I just enjoyed a city break to Budapest. It was fantastic; great sights, great bars, great beers. I recommend it. But for my two nights in Hungary I was dogged by a monster, a monster that stalked me, never farther away than the snatch of its claw. It got its teeth into me while I waited for my flight at Gatwick Airport and wouldn’t let go until I defeated it. The monster’s name was Cujo.
Cujo is Stephen King’s seventh novel. Ostensibly, it’s about a good-natured St Bernard, the titular Cujo, that is infected by the scratch of a rabid bat. But it’s also about the two families that Cuje’s violent, rabid spree affects. It’s gripping; as gripping as anything King has written. I could barely put it down, even with all the excitement of my holiday. I finished it after my first night in Hungary.
Stephen King is a fantastic author and, as I’ve developed as a writer, I’ve found him increasingly inspirational. His prose is direct, accessible, but it’s undeniably good as well. It is good writing, but it’s not pretentious. I’ve enjoyed his books since my teens (I was weaned in with the compact Cycle of the Werewolf before taking on the full-length Christine), but I was always aware of his books. A copy of ‘Salem’s Lot on my parent’s shelf filled me with terror at the sight of its cover, and its concisely titled shelf neighbours, IT and Misery, seemed to hint at grown-up terrors beyond my imaginings.
Here’s my thoughts on Stephen King as a writer and an inspiration. This seems a great time to talk about the tips I picked up in his excellent On Writing too, which I promised in an earlier blog post.
Writing is Work
Stephen King is famous for his work ethic, churning out a consistent and enviable 2000 words a day. I really admire this. There’s no pretentiousness to it; no waiting for a muse or inspiration to strike, no not being in the mood for it. Writing is his work, and he goes to work every day. Myself, I write 5000 words a week, but then writing isn’t my day job. I appreciate that it’s work though; not some indulgent artistic endeavour, and do at least an hour every day. The only way to get good – to get better – is to keep writing.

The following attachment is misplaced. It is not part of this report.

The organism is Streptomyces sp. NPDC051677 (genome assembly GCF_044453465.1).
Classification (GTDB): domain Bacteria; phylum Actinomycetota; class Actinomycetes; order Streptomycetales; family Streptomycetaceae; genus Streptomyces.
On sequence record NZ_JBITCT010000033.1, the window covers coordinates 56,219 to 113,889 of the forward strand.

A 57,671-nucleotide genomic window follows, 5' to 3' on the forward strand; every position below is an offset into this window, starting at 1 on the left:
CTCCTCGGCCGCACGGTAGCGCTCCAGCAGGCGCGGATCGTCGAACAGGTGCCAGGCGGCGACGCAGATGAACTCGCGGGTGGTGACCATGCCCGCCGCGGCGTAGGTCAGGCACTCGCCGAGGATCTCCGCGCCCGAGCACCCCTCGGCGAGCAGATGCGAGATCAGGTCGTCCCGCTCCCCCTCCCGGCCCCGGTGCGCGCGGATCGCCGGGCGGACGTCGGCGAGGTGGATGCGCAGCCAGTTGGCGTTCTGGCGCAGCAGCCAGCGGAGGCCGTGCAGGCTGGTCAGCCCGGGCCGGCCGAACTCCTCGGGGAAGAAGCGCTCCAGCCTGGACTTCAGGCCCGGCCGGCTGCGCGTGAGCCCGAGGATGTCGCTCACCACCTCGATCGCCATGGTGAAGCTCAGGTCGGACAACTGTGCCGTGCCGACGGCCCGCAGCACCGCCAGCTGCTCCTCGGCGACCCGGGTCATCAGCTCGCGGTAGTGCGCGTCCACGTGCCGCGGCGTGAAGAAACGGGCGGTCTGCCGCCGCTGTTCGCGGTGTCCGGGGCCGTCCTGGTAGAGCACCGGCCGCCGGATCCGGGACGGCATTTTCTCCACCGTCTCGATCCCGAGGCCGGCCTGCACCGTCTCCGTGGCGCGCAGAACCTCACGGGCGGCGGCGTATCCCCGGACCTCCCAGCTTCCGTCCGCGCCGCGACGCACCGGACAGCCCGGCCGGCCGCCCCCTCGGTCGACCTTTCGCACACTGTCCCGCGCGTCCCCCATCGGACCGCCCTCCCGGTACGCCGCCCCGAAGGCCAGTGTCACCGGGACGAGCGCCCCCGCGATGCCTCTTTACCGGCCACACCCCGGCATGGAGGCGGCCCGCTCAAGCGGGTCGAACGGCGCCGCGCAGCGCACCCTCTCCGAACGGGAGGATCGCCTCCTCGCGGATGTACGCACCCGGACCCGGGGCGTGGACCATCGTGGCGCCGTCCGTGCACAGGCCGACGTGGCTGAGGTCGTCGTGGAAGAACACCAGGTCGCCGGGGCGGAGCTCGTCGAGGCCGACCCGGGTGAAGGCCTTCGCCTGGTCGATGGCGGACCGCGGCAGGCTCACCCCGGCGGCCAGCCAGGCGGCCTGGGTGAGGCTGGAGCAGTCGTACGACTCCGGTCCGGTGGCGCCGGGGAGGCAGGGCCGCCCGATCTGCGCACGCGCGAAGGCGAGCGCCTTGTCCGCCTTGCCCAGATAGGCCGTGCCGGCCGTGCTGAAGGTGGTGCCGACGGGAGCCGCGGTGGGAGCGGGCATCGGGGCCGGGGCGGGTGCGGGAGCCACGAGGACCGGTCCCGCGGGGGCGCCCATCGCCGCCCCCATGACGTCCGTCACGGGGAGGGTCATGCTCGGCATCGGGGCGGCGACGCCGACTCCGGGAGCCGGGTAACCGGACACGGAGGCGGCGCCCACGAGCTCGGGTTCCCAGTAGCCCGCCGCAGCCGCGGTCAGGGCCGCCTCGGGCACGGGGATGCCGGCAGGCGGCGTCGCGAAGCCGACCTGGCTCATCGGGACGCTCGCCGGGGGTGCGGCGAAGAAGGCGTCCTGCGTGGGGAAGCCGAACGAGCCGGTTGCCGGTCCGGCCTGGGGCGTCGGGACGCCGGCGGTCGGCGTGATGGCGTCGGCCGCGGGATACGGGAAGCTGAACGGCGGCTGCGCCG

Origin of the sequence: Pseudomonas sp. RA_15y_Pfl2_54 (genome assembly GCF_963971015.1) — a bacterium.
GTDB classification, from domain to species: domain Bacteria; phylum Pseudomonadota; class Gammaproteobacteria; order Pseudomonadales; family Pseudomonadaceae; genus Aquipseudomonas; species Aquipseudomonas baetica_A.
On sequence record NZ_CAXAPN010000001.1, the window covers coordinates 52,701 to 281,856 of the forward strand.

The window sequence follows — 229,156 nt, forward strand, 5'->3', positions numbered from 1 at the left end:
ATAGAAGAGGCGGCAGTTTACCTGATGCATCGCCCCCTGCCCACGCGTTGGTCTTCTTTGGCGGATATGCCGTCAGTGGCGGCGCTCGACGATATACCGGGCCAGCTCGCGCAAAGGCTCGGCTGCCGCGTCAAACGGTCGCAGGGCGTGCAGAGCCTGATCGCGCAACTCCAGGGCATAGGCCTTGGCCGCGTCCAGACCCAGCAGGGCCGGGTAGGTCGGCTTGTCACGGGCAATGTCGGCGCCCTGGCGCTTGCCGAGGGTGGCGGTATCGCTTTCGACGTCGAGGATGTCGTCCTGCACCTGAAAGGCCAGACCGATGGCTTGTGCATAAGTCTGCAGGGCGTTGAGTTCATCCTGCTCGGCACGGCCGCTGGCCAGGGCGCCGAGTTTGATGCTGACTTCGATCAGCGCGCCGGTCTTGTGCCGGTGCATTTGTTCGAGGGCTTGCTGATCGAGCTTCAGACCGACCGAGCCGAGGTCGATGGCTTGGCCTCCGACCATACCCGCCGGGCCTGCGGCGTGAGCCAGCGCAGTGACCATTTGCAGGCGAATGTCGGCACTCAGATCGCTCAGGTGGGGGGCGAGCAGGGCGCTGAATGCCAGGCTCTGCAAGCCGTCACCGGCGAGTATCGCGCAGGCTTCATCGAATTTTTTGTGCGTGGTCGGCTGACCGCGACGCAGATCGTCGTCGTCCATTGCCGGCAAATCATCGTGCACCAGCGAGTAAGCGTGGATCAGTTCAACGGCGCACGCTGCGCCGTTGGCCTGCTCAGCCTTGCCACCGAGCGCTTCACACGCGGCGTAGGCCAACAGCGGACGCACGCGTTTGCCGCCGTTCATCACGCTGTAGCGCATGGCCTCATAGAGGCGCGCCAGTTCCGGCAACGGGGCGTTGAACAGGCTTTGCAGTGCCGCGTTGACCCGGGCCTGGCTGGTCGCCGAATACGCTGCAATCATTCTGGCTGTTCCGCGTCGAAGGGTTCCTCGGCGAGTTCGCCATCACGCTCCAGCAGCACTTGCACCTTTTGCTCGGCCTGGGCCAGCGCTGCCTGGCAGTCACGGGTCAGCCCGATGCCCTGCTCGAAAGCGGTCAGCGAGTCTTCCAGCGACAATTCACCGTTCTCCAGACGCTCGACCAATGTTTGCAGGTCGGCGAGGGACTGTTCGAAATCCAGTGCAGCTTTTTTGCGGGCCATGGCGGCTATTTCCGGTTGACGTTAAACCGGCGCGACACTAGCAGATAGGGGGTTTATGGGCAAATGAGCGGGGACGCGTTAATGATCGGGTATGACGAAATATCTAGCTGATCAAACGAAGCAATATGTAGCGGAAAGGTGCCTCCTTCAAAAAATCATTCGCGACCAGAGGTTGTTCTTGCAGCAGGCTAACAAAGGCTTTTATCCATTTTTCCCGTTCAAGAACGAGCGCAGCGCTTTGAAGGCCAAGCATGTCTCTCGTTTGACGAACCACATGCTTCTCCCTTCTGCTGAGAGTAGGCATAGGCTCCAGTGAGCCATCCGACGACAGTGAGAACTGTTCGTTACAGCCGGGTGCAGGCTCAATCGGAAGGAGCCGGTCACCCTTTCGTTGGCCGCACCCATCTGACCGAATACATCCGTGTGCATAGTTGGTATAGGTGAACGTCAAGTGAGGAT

On Writing: Telepathy
Some writers are fancier than others. Some writers like long words and complex sentences, some like it short and snappy, and I like the balance King maintains between the two. Every now and then I might come across a word I’ll need to look up, but overall his writing is simple and undemanding. King is a disciplined writer and he chooses his words to connect with the reader in the most direct way possible, to avoid any sluggishness or confusion. In On Writing he likens this to telepathy; a form of mind-reading where images are transmitted from the writer’s head to the reader’s. He has a wide vocabulary, but doesn’t feel the need to cram it all into his books. His range means he has greater choice when searching for those ideal words.
Characters are King
All of King’s books appear to be situation-driven. He picks a situation and then explores it – what if a rabid dog trapped a mother and child in a broken-down car? But this approach to writing only works if characters are interesting and developed enough to drive that situation forward. King’s stories are full of rich characters – characters with particular modes of speech, favoured idioms, foibles. We see inside their heads, so we can see how they react to the (frequently horrible) scenarios King places them in. In Cujo, we are affected by the violence because we know each character’s backstory – what they have to live and hope for, and what will be cut short if that violence is inflicted on them.
For the writer’s part, I can see how this approach keeps the story fresh – it’s not about converting a plan to a novel, it’s about exploring and discovering a story as it is built from the ground up. The stories I’ve written have been from a rough skeleton of a plan – possibly more than King would write to, but enough that the story is new to me as I write it, whilst remaining supportive enough that I know what direction the book is heading in. Even if I don’t quite know how it will get there.
On Writing: Passive Voice